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Bridge to Open on August 1
Written by Larry Roeder, Editor

            That was the big news in the Town and Country newspaper on July 9, 1937.  With all of the recent and ongoing bridge construction in our area I thought be a good time to take a trip back 80 years ago, to 1937, when a bridge of different style and purpose was rebuilt and reopened to the public.

            The great flood of 1935 wreaked plenty of havoc on the Upper Perkiomen region.  The heavy rains caused one upper end dam to break, causing the next one downstream to breach, then the next, and the next.  As each dam gave way, the torrent of water increased and the damage brought about grew worse.  Farms, homes, businesses, and even local tourist sites were washed away.  One of the unique structures to perish in the flood was a cable suspension bridge in Upper Hanover Township known as the swinging bridge.  Built a half-century earlier to accommodate pedestrian traffic, it was primarily constructed to provide a crossing for youngsters from the east bank of the creek, to the Schwenk School that was located on the opposite side near the area of what we know today as Markley and Knight Roads. 

During it's more than 50 years of service to the region, the original bridge was in constant use.  In addition to the students, farmers enjoyed the convenience of the bridge and Red Hill Boy Scouts used it regularly to reach their cabin.  The bridge was a landmark too.  Folks traveled to the span just to picnic in the area and enjoy a trek across the wobbly, but sturdy expanse.

After a half century of service, the bridge became somewhat dilapidated and in disrepair.  Though still in use in 1935, the years had taken a toll and the local monument became weak.  The disastrous flood of that year tore apart buildings along the Perkiomen Creek.  The raging waters carried the debris downstream, stacking the load against the tired and worn span until the cables tore and the supports cracked.  At 9:30 on the morning of July 9, the bridge crumbled into the raging creek below it.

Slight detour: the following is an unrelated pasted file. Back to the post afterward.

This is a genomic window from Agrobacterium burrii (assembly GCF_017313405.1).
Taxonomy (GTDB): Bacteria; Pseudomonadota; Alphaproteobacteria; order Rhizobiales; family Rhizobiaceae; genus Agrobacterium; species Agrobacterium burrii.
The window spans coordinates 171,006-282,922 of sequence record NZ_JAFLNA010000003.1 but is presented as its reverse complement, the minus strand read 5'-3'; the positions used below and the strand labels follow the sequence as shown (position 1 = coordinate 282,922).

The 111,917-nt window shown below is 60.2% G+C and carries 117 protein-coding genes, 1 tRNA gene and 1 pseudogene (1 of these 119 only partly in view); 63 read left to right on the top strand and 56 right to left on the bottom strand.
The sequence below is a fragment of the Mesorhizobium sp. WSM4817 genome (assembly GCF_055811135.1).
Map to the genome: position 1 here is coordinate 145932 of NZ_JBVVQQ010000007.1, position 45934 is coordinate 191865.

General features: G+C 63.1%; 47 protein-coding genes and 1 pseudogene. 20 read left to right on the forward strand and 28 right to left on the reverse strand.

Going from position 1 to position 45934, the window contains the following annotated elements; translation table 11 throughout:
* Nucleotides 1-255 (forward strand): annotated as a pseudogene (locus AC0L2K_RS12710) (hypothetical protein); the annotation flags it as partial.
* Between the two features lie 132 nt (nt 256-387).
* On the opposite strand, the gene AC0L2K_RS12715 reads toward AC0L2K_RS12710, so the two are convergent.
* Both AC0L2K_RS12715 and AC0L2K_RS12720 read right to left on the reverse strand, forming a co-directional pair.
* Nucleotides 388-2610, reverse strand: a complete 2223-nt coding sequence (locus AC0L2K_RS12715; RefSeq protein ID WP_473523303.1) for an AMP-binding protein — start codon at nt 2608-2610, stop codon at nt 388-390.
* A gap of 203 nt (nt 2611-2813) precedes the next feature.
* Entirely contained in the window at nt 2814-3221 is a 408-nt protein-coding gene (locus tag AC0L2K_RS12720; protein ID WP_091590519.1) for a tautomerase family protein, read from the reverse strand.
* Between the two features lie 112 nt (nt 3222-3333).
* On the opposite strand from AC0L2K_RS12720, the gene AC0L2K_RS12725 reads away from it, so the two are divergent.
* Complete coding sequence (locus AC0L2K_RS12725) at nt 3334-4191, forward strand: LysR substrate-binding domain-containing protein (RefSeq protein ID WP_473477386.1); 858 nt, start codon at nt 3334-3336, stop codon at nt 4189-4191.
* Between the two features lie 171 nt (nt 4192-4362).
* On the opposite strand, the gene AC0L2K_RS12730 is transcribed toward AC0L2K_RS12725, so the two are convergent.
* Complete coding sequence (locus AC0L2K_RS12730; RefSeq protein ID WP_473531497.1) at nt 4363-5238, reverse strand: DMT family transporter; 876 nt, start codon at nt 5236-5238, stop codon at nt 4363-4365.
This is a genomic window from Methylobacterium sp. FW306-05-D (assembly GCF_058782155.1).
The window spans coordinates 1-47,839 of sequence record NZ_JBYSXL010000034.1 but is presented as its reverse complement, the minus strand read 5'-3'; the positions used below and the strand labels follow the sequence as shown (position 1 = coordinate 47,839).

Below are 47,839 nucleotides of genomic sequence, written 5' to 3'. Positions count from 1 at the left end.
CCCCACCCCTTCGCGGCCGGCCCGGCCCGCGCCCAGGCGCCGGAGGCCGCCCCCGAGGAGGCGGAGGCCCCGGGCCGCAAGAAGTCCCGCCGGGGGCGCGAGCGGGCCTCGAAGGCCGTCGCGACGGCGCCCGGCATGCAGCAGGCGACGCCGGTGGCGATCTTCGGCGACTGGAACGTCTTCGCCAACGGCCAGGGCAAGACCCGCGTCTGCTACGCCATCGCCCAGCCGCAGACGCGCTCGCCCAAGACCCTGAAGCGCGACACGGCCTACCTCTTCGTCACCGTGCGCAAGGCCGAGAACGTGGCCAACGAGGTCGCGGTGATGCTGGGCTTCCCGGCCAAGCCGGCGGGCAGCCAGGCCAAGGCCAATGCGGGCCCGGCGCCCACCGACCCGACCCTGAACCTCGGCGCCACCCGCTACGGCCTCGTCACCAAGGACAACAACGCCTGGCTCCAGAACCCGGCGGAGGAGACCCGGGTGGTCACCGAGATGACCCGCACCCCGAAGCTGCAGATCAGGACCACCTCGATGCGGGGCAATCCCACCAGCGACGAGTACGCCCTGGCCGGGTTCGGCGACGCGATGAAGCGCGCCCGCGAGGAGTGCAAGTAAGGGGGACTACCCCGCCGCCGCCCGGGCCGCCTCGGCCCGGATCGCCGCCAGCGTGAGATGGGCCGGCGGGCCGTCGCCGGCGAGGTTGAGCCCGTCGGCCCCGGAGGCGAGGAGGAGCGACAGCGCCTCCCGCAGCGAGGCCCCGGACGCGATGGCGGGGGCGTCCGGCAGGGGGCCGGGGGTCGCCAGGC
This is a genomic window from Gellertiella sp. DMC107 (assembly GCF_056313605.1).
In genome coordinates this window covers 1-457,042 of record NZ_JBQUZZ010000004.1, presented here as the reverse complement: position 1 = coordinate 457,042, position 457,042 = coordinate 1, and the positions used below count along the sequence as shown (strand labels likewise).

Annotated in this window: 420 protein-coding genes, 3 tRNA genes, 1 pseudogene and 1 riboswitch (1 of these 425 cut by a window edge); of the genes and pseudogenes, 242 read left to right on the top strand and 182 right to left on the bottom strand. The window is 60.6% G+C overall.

Work on the new bridge began on June 24, 1937.  Montgomery County Superintendent of Bridges C. O. Cooke headed up the project.  By August 13, less than two months later, the new suspension bridge was opened.  The design of the new bridge was strikingly similar to the old one.  The new structure was reported to be "unique in that it is the only suspension bridge of its kind in this section with the additional singularity of seeming old and outmoded while still thoroughly modern and practical."

The new 150-foot span was four feet wide, a shade more than the original.  It was suspended on either side of the stream between two steel towers anchored in concrete.  The old structure was held by four beams – with two on each side of the Perkiomen.  Both structures hovered about 15 feet above the low-water mark.  Nine steps took you from the platform to the walkway made of specially treated yellow pine.  The bridge was painted white and reflected beautifully in the water below.  The one-inch and seven-eighth inch steel cables, each containing 37 strands, that held the structure together were stronger than the original and didn't allow much of a swing, just a gentle sway. 

A comparison of the physical appearance of the two reinforces the fact that Montgomery County engineers relied on the design of the old bridge when laying out the new one.  The near replica was somewhat of a tribute to the early designers.  The span may have lost its swing, but it never lost the swinging bridge label.

            The remains of the bridge were buried when the Green Lane Dam was built in the mid-1950s.  The 4-billion gallons of water contained within the reservoir provide a challenging hiding place for many past treasures along the Perkiomen Creek.





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